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The much-hyped 3D revolution hasn't exactly set the world on fire. One possible exception is stereoscopic 3D for console games, currently supported by both the Xbox 360 and PlayStation 3. On the PC side, stereoscopic 3D has been around for several years, thanks to Nvidia's 3D Vision platform, which uses compatible hardware and active shutter 3D glasses to enable you to at least try and play almost any PC game. On the console side, however, 3D support must be specifically built in, and you'll find it on a case-by-case basis.

The following games represent a many (but not all) of the Xbox 360/PS3 console games with 3D support released in 2011 (and a few holdovers from 2010), and our opinions on how each played in 3D. (Read more on this topic.)

MotorStorm (Pacific Rift and Apocalypse)

Sony Computer Entertainment
To start with a few early console 3D games from last year, the MotorStorm driving games seem like a natural fit for 3D, with their reliance on spacial relationships and generally linear gameplay. This was one of the first game franchises demoed in 3D, and thanks to the decent, but not challenging, graphics, makes for an excellent proof of concept.
Photo by: SCEA

Wipeout HD

Sony Computer Entertainment
Another example of an existing game updated by Sony to demo 3D last year, the blocky graphics and linear style don't overtax the PS3, but the end effect, in a virtual world constructed of slick, flat, textureless planes, is underwhelming.
Photo by: SCEA

Super Stardust HD

Sony Computer Entertainment
Probably the most flat-out entertaining of the early PS3 3D demos, this puzzle game doesn't really need to be in 3D, but the two-player mode is fast-paced and fun, and not too eyeball-taxing for those not acclimated to 3D gaming.

Gran Turismo 5

Sony Computer Entertainment
The 3D mode in this incredibly detailed racing sim certainly works, but the visual fidelity takes a clear hit. However, it provided one of the most immersive 3D experiences ever when played from the inside-the-cockpit view, especially when paired with a racing wheel.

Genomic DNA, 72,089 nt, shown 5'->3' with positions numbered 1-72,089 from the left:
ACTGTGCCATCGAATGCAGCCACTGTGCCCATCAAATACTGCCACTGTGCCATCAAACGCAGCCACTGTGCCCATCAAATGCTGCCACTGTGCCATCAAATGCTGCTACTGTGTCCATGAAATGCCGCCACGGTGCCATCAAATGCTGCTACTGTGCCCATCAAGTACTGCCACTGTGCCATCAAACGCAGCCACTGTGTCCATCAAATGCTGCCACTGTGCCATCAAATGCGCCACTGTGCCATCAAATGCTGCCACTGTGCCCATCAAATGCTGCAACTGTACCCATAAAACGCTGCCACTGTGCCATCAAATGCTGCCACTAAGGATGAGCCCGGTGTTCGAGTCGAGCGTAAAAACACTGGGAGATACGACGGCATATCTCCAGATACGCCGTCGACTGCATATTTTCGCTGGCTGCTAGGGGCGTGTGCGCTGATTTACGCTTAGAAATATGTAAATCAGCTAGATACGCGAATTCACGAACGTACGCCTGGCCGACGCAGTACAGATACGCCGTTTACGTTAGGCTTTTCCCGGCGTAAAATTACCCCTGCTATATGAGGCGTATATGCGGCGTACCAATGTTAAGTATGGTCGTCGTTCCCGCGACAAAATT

Photo by: Screenshot by Scott Stein/CNET

Ico & Shadow of the Colossus Collection

Sony Computer Entertainment
Several factors come together to make this remake/rerelease package work especially well in 3D. First, the PS2 graphics (rerendered at a higher resolution for modern HDTVs) are simple enough that adding a doubled stereoscopic image doesn't tax the console hardware; and second, both games are built around large, sparsely populated settings that make great use of the sense of depth and scale provided by 3D.

The ruined castle of Ico and the wide-open vistas of Shadow of the Colossus both look great, and the giant monsters at the heart of Shadow--almost sets unto themselves--seem custom-made for this kind of presentation. No real complaints here at all. The God of War: Origins collection, a similar PS3 remake package, is also good, but the PSP source material isn't as well-suited for 3D.

Read more about this game.

Crysis 2

EA Games/Crytek
Of course, it's going to be the technological geniuses behind Crysis and Far Cry, two incredibly influential PC games (yes, they had console ports, too), that managed to do console 3D right. Playing the NYC-set Crysis 2 in stereoscopic 3D, you hardly notice any loss of resolution, and the jagged edges are kept to a minimum. Part of the secret is that the 3D view is designed to only recede into the background, as if your screen were a window into the game world. It leads to less eyestrain and visual confusion, and is probably the single best use of 3D in a console game this year.